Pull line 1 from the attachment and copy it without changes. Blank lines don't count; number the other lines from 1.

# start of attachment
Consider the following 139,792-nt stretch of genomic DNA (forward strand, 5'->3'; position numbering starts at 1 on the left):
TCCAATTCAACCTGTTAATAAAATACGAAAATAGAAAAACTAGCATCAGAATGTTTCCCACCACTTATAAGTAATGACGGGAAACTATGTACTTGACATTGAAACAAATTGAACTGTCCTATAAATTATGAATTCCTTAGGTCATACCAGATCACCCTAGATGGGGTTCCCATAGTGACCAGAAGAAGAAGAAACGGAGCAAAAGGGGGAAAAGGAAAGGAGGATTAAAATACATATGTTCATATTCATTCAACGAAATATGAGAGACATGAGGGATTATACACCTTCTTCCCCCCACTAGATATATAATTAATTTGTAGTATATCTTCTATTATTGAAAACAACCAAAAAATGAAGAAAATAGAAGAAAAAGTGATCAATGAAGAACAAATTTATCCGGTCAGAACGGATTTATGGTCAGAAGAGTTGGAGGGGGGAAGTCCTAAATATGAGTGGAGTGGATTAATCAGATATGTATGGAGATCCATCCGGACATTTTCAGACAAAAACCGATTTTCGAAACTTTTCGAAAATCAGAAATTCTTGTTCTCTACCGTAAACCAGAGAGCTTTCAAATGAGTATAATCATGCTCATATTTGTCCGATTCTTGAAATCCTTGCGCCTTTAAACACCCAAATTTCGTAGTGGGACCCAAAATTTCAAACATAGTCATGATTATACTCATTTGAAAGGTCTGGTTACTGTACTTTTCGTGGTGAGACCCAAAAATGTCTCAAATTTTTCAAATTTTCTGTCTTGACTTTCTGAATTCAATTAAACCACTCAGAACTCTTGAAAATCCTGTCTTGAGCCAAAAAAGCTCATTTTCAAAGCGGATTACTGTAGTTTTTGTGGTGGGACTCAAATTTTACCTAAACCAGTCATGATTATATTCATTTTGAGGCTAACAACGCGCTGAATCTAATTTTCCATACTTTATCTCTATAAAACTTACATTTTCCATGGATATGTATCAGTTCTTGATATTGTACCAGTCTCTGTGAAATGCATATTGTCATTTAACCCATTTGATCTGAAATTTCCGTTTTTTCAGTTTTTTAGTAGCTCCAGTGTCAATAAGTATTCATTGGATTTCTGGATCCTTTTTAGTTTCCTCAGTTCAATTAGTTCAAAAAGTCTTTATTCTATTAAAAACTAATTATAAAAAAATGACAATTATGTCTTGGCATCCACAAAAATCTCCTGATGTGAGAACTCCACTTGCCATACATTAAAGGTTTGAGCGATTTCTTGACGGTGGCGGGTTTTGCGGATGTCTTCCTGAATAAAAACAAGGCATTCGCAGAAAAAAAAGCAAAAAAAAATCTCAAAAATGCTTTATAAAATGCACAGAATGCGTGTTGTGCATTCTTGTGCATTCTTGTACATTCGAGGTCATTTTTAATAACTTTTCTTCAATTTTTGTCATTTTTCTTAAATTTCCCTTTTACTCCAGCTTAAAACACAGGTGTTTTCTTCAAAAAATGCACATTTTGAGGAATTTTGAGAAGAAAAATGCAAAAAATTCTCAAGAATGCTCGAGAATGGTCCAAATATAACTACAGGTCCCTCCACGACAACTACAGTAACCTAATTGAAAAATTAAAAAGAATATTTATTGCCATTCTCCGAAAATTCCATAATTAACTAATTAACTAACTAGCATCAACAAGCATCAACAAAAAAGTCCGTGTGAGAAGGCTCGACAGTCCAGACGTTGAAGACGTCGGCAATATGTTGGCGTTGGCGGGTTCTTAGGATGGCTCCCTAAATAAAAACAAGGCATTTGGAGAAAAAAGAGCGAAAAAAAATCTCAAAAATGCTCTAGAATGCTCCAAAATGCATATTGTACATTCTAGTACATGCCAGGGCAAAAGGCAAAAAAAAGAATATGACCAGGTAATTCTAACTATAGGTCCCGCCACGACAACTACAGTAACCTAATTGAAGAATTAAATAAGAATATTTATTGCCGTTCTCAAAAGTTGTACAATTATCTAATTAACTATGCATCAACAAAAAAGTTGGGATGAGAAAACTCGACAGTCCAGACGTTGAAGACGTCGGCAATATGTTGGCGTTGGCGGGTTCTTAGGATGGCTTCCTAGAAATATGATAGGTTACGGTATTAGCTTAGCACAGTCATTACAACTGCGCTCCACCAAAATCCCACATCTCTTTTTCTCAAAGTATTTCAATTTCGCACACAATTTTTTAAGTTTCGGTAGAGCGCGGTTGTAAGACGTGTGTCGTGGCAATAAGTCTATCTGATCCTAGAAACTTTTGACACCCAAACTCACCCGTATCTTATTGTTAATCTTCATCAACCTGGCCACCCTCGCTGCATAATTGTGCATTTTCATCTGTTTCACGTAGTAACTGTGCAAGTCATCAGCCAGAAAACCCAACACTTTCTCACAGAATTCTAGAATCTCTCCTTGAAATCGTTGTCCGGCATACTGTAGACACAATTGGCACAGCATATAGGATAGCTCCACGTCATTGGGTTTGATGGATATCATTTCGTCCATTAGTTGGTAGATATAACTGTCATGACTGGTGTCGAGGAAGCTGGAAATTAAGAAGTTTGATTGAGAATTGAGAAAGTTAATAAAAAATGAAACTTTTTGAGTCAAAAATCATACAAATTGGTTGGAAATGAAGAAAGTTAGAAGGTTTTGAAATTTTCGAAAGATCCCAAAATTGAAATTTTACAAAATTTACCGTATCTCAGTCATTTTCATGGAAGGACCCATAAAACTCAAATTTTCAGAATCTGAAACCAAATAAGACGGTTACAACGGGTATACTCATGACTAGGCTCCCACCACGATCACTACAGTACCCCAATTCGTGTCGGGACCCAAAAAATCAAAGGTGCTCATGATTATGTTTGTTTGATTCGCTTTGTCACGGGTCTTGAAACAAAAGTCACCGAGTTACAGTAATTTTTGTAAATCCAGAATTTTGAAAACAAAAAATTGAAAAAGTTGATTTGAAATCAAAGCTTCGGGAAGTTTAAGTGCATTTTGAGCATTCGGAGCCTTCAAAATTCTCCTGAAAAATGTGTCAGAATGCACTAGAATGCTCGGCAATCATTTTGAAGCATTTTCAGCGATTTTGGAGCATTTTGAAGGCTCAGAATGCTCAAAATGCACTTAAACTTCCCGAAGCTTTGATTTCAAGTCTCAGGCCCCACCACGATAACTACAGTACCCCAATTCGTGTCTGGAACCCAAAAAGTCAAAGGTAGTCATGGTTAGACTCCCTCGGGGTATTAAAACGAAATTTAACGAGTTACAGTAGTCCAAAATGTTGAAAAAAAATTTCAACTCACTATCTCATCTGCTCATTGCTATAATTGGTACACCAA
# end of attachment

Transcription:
Consider the following 139,792-nt stretch of genomic DNA (forward strand, 5'->3'; position numbering starts at 1 on the left):